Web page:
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1.  Atrial fibrillation and the use of oral bisphosphonates 
Background:
Epidemiological studies investigating a possible association between bisphosphonates and atrial fibrillation (AF) have reported conflicting findings. The objective of our study was to determine whether exposure to oral nitrogen-containing bisphosphonates alendronate and risedronate are associated with increased incidence of atrial fibrillation.
Methods:
In a retrospective cohort study we analyzed data from three large independent databases, two from the United States (MarketScan® and Ingenix®) and one from the United Kingdom (THIN). 144,548 women, age 50–89, bisphosphonate users during 2002–2005 were compared to 668,891 sex- and age-matched controls (1:4). Our primary outcome measure was new incident atrial fibrillation for up to three years; Cox models adjusted for disease and drug history were used to estimated relative risks.
Results:
We identified a total of 8,001, 1,984, and 817 AF cases in oral bisphosphonate users and nonusers during 744,340 (MarketScan), 243,898 (Ingenix), and 148,779 (THIN) person-years of follow-up, respectively. Compared to nonusers, overall adjusted relative risk (adjRR) (95% confidence interval [CI]) for AF in oral bisphosphonates users was 0.92 (0.85–0.99; MarketScan), 1.00 (0.87–1.16; Ingenix), and 0.97 (0.79–1.20; THIN); overall adjRR (95% CI) for any cardiac dysrrhythmia for MarketScan was 1.01 (0.98–1.05), Ingenix 1.06 (0.99–1.13), and THIN 0.97 (0.79–1.20).
Conclusions:
In all three databases from the two countries, the risk of AF or cardiac dysrrhythmia was not increased in postmenopausal women treated for up to three years with oral alendronate or risedronate.
doi:10.2147/TCRM.S17899
PMCID: PMC3071350  PMID: 21479144
atrial fibrillation; chemically induced osteoporosis; drug therapy; alendronate or risedronate; bisphosphonates; adverse effects
2.  Long-term treatment with bisphosphonates and their safety in postmenopausal osteoporosis 
Bisphosphonates are the leading drugs for the treatment of osteoporosis. In randomized controlled trials (RCTs), alendronate, risedronate, and zoledronate have shown to reduce the risk of vertebral, nonvertebral, and hip fractures, whereas RCTs with ibandronate show antifracture efficacy at vertebral sites. Bisphosphonates are generally well tolerated and safe. Nevertheless, adverse events have been noted, and it is important to consider the strength of the evidence for causal relationships. Effects on the gastrointestinal tract and kidney function are well recognized, as are transient acute-phase reactions. Atrial fibrillation was first identified as a potential adverse event in a zoledronate trial, but subsequent trials and analyses failed to substantiate an association with bisphosphonates. Case reports have suggested a relationship between oral bisphosphonates and esophageal cancer, but this has not been demonstrated in epidemiologic studies. A possible association between bisphosphonate use and osteonecrosis of the jaw (ONJ) has also been suggested. However, the risk of ONJ in patients with osteoporosis appears to be very low, with no evidence from prospective RCTs of a causal association. There are reports of occasional occurrence of subtrochanteric or diaphyseal fractures in osteoporotic patients, but an association with bisphosphonate therapy is not substantiated by epidemiologic studies or prospective RCTs.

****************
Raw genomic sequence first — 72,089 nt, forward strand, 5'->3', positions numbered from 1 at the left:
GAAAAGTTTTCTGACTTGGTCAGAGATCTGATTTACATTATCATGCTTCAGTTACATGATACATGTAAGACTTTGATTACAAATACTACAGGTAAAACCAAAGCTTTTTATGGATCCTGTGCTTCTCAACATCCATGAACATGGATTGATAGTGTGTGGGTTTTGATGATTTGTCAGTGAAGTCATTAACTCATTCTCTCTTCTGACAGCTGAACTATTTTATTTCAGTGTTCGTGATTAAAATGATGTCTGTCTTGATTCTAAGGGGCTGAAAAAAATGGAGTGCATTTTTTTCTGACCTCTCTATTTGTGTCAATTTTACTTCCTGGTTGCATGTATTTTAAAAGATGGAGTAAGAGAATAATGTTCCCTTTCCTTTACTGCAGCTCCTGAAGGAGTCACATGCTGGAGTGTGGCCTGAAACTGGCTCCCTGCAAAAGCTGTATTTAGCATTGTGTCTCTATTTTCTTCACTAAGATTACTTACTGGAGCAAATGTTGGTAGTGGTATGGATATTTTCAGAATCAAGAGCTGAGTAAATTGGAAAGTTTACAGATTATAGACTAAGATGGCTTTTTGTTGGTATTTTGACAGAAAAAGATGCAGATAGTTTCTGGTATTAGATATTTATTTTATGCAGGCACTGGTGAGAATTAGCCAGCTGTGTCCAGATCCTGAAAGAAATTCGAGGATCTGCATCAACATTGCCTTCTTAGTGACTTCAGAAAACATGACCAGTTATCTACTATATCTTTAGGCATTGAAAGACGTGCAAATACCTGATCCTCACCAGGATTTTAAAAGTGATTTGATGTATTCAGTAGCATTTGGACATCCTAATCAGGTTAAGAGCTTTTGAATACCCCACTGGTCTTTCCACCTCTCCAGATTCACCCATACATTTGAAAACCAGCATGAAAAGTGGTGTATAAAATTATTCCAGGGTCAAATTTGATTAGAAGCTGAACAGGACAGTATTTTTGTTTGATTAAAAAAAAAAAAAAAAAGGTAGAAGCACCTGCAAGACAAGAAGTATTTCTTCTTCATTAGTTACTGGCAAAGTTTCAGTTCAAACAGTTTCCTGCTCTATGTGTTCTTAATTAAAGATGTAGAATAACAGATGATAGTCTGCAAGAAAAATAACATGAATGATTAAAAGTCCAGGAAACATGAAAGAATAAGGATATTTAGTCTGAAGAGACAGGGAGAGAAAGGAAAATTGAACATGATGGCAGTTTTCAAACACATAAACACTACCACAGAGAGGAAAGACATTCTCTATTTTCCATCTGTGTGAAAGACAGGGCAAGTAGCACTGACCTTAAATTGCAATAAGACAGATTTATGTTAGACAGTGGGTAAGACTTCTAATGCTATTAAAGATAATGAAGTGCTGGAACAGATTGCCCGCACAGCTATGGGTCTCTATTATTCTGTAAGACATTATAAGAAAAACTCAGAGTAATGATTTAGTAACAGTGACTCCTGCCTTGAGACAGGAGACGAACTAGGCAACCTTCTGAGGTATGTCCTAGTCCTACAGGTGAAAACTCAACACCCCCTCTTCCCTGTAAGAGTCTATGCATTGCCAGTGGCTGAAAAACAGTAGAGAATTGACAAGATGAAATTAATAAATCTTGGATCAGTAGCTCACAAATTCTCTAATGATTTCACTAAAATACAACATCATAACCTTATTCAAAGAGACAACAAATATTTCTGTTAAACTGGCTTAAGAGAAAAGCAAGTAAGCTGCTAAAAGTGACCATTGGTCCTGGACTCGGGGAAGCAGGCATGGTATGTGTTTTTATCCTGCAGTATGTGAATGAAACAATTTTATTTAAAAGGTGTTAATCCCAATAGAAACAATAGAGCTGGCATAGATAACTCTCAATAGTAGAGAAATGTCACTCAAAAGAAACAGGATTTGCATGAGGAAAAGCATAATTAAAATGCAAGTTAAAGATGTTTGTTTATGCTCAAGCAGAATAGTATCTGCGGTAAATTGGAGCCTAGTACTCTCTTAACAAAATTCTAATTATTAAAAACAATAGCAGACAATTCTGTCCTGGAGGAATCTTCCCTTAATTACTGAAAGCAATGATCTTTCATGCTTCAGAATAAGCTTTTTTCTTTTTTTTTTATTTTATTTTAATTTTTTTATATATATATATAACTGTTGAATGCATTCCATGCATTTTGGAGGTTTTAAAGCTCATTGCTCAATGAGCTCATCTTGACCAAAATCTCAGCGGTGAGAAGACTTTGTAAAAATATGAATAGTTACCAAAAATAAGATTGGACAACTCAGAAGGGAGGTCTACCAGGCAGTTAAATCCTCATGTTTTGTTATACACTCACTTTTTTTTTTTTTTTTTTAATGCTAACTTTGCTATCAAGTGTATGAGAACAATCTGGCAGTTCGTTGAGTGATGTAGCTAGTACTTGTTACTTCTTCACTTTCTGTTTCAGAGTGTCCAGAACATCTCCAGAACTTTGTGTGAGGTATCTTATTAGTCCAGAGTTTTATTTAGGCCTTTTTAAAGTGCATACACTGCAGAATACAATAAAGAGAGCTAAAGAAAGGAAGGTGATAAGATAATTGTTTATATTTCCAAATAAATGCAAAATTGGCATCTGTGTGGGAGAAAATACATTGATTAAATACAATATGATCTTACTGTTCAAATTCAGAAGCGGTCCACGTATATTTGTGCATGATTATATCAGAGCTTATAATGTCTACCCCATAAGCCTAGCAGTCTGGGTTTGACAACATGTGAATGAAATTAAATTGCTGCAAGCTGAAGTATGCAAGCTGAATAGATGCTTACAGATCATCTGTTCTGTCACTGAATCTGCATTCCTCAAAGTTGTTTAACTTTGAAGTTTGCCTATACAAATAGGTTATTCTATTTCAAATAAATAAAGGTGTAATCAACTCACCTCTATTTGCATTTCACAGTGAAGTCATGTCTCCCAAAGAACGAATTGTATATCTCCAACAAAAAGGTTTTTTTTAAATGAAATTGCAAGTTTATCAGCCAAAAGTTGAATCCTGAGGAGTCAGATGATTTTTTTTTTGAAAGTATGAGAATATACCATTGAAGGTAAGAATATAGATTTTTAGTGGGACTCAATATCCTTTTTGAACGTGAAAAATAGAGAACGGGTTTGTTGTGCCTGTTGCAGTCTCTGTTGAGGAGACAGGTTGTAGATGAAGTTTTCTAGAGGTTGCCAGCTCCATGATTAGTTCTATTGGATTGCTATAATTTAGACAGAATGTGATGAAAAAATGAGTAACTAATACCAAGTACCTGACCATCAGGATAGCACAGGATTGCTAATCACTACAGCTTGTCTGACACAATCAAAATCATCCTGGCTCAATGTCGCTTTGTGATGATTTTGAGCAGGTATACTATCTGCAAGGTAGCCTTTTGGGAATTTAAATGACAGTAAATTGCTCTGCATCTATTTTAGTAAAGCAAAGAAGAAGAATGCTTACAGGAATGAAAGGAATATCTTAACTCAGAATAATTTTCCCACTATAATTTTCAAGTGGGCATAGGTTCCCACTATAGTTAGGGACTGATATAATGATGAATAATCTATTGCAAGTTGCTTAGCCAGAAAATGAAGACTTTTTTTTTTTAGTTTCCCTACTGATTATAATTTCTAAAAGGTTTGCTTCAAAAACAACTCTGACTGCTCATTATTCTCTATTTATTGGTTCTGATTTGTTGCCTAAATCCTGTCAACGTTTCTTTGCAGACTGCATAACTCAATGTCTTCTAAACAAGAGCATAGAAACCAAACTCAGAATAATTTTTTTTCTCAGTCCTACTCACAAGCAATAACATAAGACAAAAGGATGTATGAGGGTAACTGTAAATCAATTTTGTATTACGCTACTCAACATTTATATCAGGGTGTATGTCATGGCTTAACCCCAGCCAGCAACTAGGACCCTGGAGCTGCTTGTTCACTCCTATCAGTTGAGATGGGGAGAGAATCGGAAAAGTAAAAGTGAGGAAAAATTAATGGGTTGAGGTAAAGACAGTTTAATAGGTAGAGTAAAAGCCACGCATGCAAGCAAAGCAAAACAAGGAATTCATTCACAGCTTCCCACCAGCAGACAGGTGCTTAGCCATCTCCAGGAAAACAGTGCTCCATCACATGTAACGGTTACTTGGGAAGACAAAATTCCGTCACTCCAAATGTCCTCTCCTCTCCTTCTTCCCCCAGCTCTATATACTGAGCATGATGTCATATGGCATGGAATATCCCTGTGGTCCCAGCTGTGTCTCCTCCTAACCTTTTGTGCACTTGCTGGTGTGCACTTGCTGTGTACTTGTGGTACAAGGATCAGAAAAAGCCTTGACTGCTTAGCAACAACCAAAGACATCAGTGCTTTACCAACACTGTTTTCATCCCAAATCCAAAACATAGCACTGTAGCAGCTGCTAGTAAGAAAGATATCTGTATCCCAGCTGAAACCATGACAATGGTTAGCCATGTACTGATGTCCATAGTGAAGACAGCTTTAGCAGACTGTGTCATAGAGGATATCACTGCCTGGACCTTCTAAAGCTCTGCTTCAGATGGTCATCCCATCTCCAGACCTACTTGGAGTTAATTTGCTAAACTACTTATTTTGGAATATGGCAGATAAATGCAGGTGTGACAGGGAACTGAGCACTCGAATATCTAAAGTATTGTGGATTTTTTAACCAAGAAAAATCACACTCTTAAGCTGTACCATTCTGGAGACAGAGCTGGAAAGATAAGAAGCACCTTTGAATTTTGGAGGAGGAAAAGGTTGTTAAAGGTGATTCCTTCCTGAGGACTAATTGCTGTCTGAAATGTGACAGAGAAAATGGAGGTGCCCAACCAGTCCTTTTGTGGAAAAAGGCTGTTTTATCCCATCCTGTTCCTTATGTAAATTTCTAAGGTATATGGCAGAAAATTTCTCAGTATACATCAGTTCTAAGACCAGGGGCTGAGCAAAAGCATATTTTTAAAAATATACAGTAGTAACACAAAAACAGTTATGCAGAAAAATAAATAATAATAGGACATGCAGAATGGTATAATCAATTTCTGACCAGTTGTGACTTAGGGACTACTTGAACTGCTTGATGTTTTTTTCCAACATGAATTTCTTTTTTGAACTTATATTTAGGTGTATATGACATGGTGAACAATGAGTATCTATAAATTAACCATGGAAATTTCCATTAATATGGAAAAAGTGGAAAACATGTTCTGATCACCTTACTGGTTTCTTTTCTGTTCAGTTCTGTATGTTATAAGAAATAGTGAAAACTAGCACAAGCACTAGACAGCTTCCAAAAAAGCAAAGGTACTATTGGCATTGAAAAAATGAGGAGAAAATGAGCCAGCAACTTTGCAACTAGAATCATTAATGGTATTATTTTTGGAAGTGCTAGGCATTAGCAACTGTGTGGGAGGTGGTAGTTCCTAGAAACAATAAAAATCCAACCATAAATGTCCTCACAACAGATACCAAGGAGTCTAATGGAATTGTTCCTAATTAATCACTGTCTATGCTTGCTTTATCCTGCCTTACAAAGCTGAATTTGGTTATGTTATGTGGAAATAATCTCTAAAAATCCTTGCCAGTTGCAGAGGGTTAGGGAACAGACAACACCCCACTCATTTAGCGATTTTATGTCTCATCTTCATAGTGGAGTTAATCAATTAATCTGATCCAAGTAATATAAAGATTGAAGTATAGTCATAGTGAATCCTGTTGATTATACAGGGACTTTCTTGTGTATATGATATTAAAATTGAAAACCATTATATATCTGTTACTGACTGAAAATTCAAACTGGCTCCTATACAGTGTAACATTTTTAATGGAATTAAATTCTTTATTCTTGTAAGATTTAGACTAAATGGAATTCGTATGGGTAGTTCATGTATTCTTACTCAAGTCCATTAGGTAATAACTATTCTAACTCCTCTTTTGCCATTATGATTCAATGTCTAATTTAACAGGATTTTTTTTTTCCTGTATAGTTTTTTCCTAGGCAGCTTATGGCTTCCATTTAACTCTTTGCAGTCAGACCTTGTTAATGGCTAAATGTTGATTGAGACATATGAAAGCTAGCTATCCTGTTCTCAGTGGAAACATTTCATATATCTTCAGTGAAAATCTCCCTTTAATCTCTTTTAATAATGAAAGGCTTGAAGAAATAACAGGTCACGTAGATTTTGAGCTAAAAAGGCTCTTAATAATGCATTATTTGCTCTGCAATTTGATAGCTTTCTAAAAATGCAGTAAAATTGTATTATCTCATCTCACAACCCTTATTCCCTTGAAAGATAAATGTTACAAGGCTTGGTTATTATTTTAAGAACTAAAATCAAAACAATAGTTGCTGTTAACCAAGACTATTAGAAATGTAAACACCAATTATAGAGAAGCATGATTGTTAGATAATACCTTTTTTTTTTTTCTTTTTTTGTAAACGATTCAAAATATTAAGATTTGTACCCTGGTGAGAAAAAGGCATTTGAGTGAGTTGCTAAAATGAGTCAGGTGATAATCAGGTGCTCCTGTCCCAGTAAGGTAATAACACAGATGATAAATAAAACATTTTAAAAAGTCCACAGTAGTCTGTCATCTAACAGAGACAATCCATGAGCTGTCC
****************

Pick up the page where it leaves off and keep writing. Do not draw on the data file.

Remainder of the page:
PMCID: PMC2909499  PMID: 20668715
bisphosphonates; osteoporosis; safety

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